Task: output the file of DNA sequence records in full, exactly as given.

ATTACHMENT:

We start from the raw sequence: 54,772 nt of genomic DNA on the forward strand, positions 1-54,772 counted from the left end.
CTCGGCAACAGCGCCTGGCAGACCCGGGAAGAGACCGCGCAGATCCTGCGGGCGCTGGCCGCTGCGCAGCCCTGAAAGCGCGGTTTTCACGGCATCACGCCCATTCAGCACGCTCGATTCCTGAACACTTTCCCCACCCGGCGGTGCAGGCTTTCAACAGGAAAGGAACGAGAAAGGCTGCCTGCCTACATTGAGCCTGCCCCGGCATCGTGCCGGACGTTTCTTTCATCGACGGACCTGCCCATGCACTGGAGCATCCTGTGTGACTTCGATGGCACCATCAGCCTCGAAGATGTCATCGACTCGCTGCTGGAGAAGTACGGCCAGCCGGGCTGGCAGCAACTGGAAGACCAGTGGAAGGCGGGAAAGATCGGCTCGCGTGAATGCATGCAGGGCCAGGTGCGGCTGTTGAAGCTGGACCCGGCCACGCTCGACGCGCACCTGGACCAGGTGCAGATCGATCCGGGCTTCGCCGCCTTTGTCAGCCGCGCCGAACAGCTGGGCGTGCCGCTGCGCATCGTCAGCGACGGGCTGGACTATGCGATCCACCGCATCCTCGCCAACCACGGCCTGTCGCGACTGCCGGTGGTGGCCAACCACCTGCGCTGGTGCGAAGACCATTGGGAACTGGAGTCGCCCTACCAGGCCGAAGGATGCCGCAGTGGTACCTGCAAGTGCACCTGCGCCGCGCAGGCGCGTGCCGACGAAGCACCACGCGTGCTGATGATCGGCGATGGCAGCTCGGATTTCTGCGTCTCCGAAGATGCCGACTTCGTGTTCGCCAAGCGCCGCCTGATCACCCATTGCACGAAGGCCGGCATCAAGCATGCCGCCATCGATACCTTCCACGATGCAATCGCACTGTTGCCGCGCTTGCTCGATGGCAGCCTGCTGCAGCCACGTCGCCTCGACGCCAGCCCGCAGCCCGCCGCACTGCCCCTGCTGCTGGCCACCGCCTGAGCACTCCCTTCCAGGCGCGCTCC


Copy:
We start from the raw sequence: 54,772 nt of genomic DNA on the forward strand, positions 1-54,772 counted from the left end.
CTCGGCAACAGCGCCTGGCAGACCCGGGAAGAGACCGCGCAGATCCTGCGGGCGCTGGCCGCTGCGCAGCCCTGAAAGCGCGGTTTTCACGGCATCACGCCCATTCAGCACGCTCGATTCCTGAACACTTTCCCCACCCGGCGGTGCAGGCTTTCAACAGGAAAGGAACGAGAAAGGCTGCCTGCCTACATTGAGCCTGCCCCGGCATCGTGCCGGACGTTTCTTTCATCGACGGACCTGCCCATGCACTGGAGCATCCTGTGTGACTTCGATGGCACCATCAGCCTCGAAGATGTCATCGACTCGCTGCTGGAGAAGTACGGCCAGCCGGGCTGGCAGCAACTGGAAGACCAGTGGAAGGCGGGAAAGATCGGCTCGCGTGAATGCATGCAGGGCCAGGTGCGGCTGTTGAAGCTGGACCCGGCCACGCTCGACGCGCACCTGGACCAGGTGCAGATCGATCCGGGCTTCGCCGCCTTTGTCAGCCGCGCCGAACAGCTGGGCGTGCCGCTGCGCATCGTCAGCGACGGGCTGGACTATGCGATCCACCGCATCCTCGCCAACCACGGCCTGTCGCGACTGCCGGTGGTGGCCAACCACCTGCGCTGGTGCGAAGACCATTGGGAACTGGAGTCGCCCTACCAGGCCGAAGGATGCCGCAGTGGTACCTGCAAGTGCACCTGCGCCGCGCAGGCGCGTGCCGACGAAGCACCACGCGTGCTGATGATCGGCGATGGCAGCTCGGATTTCTGCGTCTCCGAAGATGCCGACTTCGTGTTCGCCAAGCGCCGCCTGATCACCCATTGCACGAAGGCCGGCATCAAGCATGCCGCCATCGATACCTTCCACGATGCAATCGCACTGTTGCCGCGCTTGCTCGATGGCAGCCTGCTGCAGCCACGTCGCCTCGACGCCAGCCCGCAGCCCGCCGCACTGCCCCTGCTGCTGGCCACCGCCTGAGCACTCCCTTCCAGGCGCGCTCC